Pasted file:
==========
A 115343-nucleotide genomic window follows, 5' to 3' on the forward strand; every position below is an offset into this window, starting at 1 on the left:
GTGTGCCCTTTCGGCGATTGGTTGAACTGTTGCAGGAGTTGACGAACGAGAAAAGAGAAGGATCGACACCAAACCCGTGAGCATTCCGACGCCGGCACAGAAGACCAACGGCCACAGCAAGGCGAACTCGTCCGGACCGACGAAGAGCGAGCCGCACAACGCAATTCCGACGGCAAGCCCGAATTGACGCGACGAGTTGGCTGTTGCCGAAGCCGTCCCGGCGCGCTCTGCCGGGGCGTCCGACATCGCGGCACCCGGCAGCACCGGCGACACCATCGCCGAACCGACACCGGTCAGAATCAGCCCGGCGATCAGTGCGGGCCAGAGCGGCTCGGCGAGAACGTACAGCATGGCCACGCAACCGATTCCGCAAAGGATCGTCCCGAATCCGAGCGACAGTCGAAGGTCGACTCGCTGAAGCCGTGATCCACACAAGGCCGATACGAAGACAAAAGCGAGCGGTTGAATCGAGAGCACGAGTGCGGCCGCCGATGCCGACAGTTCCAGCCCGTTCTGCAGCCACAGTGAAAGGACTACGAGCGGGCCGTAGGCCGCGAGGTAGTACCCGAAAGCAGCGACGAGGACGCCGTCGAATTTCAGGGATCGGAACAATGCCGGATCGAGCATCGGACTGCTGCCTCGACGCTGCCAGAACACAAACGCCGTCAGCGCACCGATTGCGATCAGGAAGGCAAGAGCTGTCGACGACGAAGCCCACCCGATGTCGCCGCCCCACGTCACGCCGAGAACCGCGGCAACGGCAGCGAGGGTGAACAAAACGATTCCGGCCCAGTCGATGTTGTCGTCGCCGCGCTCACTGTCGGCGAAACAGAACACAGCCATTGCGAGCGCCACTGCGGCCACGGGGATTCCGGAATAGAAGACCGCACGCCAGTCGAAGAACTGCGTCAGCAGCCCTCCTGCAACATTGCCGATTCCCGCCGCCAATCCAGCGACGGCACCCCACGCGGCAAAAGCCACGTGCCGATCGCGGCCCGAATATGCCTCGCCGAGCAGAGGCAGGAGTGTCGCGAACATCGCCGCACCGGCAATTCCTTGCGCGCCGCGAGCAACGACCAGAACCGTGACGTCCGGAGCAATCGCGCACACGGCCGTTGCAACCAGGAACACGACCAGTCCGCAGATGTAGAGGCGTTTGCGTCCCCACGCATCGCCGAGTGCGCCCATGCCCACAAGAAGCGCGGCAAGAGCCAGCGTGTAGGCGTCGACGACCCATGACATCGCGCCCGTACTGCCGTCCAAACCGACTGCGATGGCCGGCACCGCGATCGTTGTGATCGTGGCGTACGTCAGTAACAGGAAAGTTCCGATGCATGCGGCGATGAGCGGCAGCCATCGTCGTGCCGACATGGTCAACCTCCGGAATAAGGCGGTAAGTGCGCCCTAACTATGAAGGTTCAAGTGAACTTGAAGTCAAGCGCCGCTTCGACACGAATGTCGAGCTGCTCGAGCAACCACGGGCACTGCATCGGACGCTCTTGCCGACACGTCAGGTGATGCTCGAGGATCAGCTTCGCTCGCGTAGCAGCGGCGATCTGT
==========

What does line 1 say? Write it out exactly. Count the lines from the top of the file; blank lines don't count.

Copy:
A 115343-nucleotide genomic window follows, 5' to 3' on the forward strand; every position below is an offset into this window, starting at 1 on the left: